DC probably has a lot more vacant and blighted properties than its official count says, largely because of loophopes in the counting system. A bill before the DC Council is aiming to change that.
Residents proposed ideas for ways a long-vacant property could be put to better use. Photo by Myles Smith.
In February, Elissa Silverman introduced the Vacant Property Enforcement Amendment of 2016 to work in tandem with a similar piece of legislation she introduced in 2015. Both would shift the burden of proof from DC’s Department of Consumer and Regulatory Affairs to the property owner, meaning it’d be on the owner to show that a buildint isn’t vacant rather than on the city to show that it is.
This change would make building owners much more accountable, as well as strengthen DCRA’s ability to enforce existing vacant and blighted properties laws.
First, a quick recap of the current situation
Under current law, properties determined that DCRA’s Vacant and Blighted Enforcement Unit determines to be vacant are taxed at elevated tax rates of five percent of assessed value if vacant and 10 percent if the property is found to be blighted.
But the process for classifying a property as vacant or blighted and then maintaining the property’s classification is onerous; District law states that the Mayor is the only person in the city who has the authority to list a building as blighted, and there are a number of loopholes in the law that allow negligent owners to avoid elevated tax rates.
Every six months, DCRA has to reassess the property and determine that it is still vacant and/or blighted. That means that when a building goes onto the list, chances are high that it will revert to the normal non-vacant, non-blighted tax rate even if the owner does nothing at all.
We estimate that there are as many as 5,000 vacant and blighted properties in the District, a number far too large for the small staff of DCRA’s Vacant and Blighted Enforcement Unit to keep a handle on.
Silverman’s bills do four things:
It reduces from three years to two years the maximum amount of time a vacant property can qualify for an exemption from higher taxes.
- Currently, property owners can get exemptions from higher tax rates for up the three years by filing for work permits that cost a fraction of the potential tax penalty. In practice, these exemptions can last much longer than three years, as David Sheon and I have documented in a number of cases. There is no requirement that any actual work be done to earn the exemption.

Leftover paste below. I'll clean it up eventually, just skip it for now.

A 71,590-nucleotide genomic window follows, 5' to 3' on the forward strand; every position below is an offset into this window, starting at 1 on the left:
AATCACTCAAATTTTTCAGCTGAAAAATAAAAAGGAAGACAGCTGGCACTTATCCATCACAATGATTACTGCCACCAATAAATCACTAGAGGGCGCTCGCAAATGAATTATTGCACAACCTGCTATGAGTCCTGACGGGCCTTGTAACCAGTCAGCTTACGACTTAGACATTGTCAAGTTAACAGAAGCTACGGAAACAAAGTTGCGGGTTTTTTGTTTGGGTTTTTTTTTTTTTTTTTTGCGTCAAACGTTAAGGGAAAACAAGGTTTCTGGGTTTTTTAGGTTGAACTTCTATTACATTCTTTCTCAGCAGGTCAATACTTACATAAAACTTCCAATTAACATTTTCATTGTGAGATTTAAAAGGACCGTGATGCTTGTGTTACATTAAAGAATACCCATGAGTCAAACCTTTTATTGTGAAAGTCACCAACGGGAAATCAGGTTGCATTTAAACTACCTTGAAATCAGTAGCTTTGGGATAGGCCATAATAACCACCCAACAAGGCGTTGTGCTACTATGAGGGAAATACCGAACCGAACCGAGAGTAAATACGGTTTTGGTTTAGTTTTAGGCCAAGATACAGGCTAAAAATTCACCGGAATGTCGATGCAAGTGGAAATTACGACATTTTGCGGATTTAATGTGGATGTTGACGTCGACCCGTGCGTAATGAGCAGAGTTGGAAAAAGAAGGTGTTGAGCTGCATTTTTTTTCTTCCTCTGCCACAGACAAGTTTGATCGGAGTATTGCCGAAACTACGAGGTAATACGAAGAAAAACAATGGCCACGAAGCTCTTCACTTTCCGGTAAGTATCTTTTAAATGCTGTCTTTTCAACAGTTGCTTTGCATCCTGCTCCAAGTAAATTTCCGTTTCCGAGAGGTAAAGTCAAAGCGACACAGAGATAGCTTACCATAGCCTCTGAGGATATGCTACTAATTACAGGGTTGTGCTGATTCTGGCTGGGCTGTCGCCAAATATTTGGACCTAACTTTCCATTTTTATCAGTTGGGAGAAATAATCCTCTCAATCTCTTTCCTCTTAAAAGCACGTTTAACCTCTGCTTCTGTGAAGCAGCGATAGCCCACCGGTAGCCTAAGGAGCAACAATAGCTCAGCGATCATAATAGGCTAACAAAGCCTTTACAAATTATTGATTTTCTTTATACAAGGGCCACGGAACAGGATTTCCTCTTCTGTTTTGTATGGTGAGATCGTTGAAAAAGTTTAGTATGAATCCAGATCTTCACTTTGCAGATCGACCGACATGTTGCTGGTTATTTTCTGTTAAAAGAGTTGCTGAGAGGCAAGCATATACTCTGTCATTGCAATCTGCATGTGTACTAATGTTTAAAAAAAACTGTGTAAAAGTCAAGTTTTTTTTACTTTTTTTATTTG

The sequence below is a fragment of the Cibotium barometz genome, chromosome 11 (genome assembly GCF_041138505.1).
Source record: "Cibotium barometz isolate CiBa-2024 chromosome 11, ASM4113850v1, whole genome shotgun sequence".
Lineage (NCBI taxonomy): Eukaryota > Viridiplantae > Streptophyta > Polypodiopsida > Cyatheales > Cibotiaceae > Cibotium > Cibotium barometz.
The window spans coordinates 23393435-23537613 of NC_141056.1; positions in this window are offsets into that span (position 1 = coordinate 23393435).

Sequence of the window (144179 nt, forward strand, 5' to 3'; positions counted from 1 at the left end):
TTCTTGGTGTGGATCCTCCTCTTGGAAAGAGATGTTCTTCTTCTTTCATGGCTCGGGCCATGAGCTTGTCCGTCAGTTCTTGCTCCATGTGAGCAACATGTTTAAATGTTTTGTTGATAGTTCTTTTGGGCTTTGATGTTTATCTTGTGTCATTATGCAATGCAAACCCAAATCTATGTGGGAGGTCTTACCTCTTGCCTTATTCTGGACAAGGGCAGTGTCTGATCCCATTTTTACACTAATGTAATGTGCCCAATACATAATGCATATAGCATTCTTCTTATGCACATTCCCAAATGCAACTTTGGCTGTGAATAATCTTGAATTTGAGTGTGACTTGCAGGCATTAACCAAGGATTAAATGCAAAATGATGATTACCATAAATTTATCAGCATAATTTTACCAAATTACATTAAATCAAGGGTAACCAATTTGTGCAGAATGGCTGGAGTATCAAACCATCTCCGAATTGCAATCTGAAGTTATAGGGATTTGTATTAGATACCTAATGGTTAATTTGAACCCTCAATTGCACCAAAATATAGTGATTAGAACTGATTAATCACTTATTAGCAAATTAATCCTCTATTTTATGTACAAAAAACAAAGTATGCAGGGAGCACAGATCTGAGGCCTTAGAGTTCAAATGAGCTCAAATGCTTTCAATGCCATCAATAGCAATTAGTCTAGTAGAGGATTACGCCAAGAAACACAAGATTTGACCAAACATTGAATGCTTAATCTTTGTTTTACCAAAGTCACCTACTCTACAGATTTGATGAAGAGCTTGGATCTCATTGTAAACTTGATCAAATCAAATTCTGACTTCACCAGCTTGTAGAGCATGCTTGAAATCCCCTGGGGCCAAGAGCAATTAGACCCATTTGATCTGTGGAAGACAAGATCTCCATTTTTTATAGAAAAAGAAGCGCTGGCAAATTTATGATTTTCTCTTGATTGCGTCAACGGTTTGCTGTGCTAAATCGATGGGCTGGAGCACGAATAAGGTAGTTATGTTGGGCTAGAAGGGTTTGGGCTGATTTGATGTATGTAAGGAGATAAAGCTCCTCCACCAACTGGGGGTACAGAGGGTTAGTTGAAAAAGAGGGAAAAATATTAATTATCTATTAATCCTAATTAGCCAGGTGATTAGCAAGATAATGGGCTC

This vacant building at 5112 9th Street has been vacant for three years, but it regularly falls off the list and its owner doesn’t get taxed at a higher level consistently. Neighbors complain of loiterers and drug activity on the property.
It shifts the burden of biannual proof that the building is vacant or blighted from being the responsibility of DCRA inspectors and onto homeowners.
- As the law stands, DCRA has to inspect every one of the 1300 properties on the list plus any new properties every six months. This bill shifts the burden off of DCRA and onto the owners of vacant properties by making them demonstrate with utility bills that the properties are no longer vacant.
It raises fines for failing to register vacant properties or allow DCRA to inspect them.
- Accepting a fine is often easier and less expensive than registering a property as vacant. This bill reverses those incentives, making it easier for DCRA to maintain accurate lists with up to date information and to take enforcement actions when necessary.
It provides positive incentives by allowing an owner of a vacant property who follows the law and fills the vacancy within a year to receive a rebate of one year of vacant property taxes.
- There is currently no mechanism for reimbursing owners of vacant and blighted properties who remediate blight and fill vacancies. This law will provide a strong incentive for owners to move quickly and do the right thing.
The DC Council will take the next steps in July
The Council has scheduled hearings on the proposed legislation for July 14. Hopefully, we’ll see the bill brought up for a vote following the hearings.
While this bill does not address all of the loopholes, it does fix the most obvious flaws. We are pleased to see this development, and urge Council to add the additional amendments needed to address the above listed issues.